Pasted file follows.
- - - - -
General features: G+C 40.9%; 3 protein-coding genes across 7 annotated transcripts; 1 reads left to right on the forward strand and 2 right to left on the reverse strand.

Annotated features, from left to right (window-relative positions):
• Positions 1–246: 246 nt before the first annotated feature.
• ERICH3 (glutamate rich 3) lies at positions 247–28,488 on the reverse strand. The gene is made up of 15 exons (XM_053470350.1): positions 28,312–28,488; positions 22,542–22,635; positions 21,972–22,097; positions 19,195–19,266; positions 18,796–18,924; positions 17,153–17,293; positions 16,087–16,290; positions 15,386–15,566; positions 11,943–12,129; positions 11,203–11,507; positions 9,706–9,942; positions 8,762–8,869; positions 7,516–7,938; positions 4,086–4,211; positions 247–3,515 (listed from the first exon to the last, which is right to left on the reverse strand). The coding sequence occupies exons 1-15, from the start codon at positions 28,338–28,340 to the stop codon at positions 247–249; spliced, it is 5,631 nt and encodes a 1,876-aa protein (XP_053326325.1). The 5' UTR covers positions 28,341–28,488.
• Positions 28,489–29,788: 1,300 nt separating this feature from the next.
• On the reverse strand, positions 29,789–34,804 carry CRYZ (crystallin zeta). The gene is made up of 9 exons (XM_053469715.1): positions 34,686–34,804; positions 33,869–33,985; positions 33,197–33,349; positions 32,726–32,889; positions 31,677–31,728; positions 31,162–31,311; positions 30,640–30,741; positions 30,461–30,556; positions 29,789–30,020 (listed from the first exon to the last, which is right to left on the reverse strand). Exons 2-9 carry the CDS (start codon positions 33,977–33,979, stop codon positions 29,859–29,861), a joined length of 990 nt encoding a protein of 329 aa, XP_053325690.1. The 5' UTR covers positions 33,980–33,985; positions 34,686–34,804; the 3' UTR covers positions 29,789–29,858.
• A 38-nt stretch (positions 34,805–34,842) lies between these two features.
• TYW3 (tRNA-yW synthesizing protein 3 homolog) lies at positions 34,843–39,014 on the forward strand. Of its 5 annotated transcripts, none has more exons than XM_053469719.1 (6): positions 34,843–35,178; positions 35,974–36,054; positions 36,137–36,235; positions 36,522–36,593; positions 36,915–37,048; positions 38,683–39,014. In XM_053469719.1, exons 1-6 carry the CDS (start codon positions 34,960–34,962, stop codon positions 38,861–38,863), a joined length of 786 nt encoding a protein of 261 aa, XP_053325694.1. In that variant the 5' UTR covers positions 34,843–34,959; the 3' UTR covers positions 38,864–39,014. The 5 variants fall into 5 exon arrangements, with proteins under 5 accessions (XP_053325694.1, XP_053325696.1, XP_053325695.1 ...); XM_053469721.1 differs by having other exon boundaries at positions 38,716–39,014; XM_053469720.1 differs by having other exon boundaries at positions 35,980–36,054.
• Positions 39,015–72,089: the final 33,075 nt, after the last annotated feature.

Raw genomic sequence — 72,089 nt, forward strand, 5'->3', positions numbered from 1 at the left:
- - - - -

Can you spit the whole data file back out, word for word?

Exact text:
General features: G+C 40.9%; 3 protein-coding genes across 7 annotated transcripts; 1 reads left to right on the forward strand and 2 right to left on the reverse strand.

Annotated features, from left to right (window-relative positions):
• Positions 1–246: 246 nt before the first annotated feature.
• ERICH3 (glutamate rich 3) lies at positions 247–28,488 on the reverse strand. The gene is made up of 15 exons (XM_053470350.1): positions 28,312–28,488; positions 22,542–22,635; positions 21,972–22,097; positions 19,195–19,266; positions 18,796–18,924; positions 17,153–17,293; positions 16,087–16,290; positions 15,386–15,566; positions 11,943–12,129; positions 11,203–11,507; positions 9,706–9,942; positions 8,762–8,869; positions 7,516–7,938; positions 4,086–4,211; positions 247–3,515 (listed from the first exon to the last, which is right to left on the reverse strand). The coding sequence occupies exons 1-15, from the start codon at positions 28,338–28,340 to the stop codon at positions 247–249; spliced, it is 5,631 nt and encodes a 1,876-aa protein (XP_053326325.1). The 5' UTR covers positions 28,341–28,488.
• Positions 28,489–29,788: 1,300 nt separating this feature from the next.
• On the reverse strand, positions 29,789–34,804 carry CRYZ (crystallin zeta). The gene is made up of 9 exons (XM_053469715.1): positions 34,686–34,804; positions 33,869–33,985; positions 33,197–33,349; positions 32,726–32,889; positions 31,677–31,728; positions 31,162–31,311; positions 30,640–30,741; positions 30,461–30,556; positions 29,789–30,020 (listed from the first exon to the last, which is right to left on the reverse strand). Exons 2-9 carry the CDS (start codon positions 33,977–33,979, stop codon positions 29,859–29,861), a joined length of 990 nt encoding a protein of 329 aa, XP_053325690.1. The 5' UTR covers positions 33,980–33,985; positions 34,686–34,804; the 3' UTR covers positions 29,789–29,858.
• A 38-nt stretch (positions 34,805–34,842) lies between these two features.
• TYW3 (tRNA-yW synthesizing protein 3 homolog) lies at positions 34,843–39,014 on the forward strand. Of its 5 annotated transcripts, none has more exons than XM_053469719.1 (6): positions 34,843–35,178; positions 35,974–36,054; positions 36,137–36,235; positions 36,522–36,593; positions 36,915–37,048; positions 38,683–39,014. In XM_053469719.1, exons 1-6 carry the CDS (start codon positions 34,960–34,962, stop codon positions 38,861–38,863), a joined length of 786 nt encoding a protein of 261 aa, XP_053325694.1. In that variant the 5' UTR covers positions 34,843–34,959; the 3' UTR covers positions 38,864–39,014. The 5 variants fall into 5 exon arrangements, with proteins under 5 accessions (XP_053325694.1, XP_053325696.1, XP_053325695.1 ...); XM_053469721.1 differs by having other exon boundaries at positions 38,716–39,014; XM_053469720.1 differs by having other exon boundaries at positions 35,980–36,054.
• Positions 39,015–72,089: the final 33,075 nt, after the last annotated feature.

Raw genomic sequence — 72,089 nt, forward strand, 5'->3', positions numbered from 1 at the left: